I’ve been fascinated each time I’ve come across very attractive and fun creations, when visiting craft fairs etc.,: I geared up to have a go myself.
1st June 2016: I’ve just had the great pleasure of reading and finishing my copy of H. G. Wells’ 1927 (20) SELECTED SHORT STORIES.
So much could be said about this great author’s futuristic soothsaying allied with his insightfulness about our human condition which he displays in these short stories. Penguin Books’ cover note on this edition expresses what I’d want to say: “These twenty stories … represent the variety of his imagination and reveal his power to evoke both scene and atmosphere… He had an interest in many diverse subjects and was able to apply a fresh and unspecialized mind to them.” And that’s putting it mildly.
THE TIME MACHINE: many have seen movie versions of this astounding story. We see and hear a version of it. If it’s the only version/ presentation of the story to have been seen, it’s a lightning-bolt of a realisation to read HG’s story with its lyricism, invocation and descriptions of thoughts and emotions. He uses words as an artist would use paint: “The fire burned brightly, and the soft radiance of the incandescent lights in the lilies of silver caught the bubbles that flashed and passed in our glasses”.
Very much in the times, at that time, HG has his characters discussing time and space; it’s to set us up to believe in a further dimension to thickness, length, breadth and time: our consciousness, as relevant and important, HG’s character tells us, to our existing at any time; there is no difference between Time and any of the three dimensions of Space except that our consciousness moves along with it. Which is, I offer, what writers are intending to do when seeking to provide credibility and gain empathy with their readers when they use the vehicle of consciousness, of ourselves, others and the world around us to create the literary world they would have us inhabit.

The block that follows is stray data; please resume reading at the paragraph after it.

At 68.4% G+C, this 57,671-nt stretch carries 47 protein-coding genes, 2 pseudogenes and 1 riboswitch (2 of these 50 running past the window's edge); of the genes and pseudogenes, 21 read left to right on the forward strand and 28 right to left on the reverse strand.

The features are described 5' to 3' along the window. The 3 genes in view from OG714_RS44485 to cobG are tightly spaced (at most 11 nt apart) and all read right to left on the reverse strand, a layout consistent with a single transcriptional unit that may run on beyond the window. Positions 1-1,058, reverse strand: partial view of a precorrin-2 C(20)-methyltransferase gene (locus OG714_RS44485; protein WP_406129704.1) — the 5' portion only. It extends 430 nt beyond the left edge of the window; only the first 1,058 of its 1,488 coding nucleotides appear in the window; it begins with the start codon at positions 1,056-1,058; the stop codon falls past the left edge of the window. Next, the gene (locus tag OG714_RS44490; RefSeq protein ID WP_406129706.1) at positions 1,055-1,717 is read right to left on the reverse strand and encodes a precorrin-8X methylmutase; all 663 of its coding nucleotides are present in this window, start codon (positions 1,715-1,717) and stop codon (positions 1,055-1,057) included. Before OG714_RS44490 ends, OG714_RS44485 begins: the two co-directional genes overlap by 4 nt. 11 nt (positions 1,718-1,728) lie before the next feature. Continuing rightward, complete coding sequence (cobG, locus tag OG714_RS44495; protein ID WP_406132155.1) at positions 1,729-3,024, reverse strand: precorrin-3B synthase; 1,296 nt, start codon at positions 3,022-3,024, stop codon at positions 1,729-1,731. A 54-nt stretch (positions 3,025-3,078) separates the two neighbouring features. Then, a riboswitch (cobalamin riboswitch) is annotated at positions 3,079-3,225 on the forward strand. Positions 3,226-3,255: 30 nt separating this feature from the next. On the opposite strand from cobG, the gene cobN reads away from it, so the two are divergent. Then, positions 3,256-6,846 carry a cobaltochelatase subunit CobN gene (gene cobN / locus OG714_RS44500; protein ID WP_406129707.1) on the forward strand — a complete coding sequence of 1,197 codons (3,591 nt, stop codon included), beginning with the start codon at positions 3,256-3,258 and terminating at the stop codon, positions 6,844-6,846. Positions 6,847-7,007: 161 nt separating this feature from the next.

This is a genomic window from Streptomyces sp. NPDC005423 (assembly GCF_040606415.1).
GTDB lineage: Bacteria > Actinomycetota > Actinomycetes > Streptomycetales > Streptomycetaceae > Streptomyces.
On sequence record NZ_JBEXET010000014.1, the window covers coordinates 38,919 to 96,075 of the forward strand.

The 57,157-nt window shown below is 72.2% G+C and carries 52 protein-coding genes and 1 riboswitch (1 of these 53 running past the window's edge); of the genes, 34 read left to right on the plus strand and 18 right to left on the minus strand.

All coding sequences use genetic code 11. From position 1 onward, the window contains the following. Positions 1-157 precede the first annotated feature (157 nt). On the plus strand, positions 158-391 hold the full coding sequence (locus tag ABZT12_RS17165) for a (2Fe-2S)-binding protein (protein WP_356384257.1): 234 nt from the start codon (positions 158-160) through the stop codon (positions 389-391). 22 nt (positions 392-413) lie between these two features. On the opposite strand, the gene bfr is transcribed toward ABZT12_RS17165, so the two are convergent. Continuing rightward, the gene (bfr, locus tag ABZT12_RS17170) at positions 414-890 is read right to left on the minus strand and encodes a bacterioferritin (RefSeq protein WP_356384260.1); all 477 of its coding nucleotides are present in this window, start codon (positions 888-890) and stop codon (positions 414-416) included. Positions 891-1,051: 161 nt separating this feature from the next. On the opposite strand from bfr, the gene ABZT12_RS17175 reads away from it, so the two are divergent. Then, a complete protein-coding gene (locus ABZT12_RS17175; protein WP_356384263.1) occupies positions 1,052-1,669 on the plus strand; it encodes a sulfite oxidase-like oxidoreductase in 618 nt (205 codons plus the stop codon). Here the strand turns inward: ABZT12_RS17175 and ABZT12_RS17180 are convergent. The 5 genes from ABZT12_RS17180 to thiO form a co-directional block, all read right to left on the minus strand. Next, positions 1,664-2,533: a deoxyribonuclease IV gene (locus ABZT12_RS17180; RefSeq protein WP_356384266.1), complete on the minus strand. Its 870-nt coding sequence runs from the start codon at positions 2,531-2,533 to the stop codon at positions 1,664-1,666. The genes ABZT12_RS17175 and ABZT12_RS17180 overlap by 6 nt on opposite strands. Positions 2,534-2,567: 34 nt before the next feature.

THE LAND IRONCLADS:
What an opening sentence this is: The young lieutenant lay beside the war correspondent and admired the idyllic calm of the enemy’s lines through his field-glass. We are immediately transported into the sense of impending danger.
(To be continued, AR ©2016)
A Question of Belief; Donna Leon.
As usual, Donna Leon paints a familiar picture of my beloved Venice.
Her books set in the Veneto, present its exotic lifestyle; wonderful food; wonderful architecture, so thronged with enthusiastic tourists; their impact on Venetians Leon sympathises with.
Why is it that many writers who set their stories in Italy and Sicily use the image of ongoing corruption amongst Venetians and Sicilians of influence and power, spiced with their dishonesty and driven by their passionate need for personal advantage?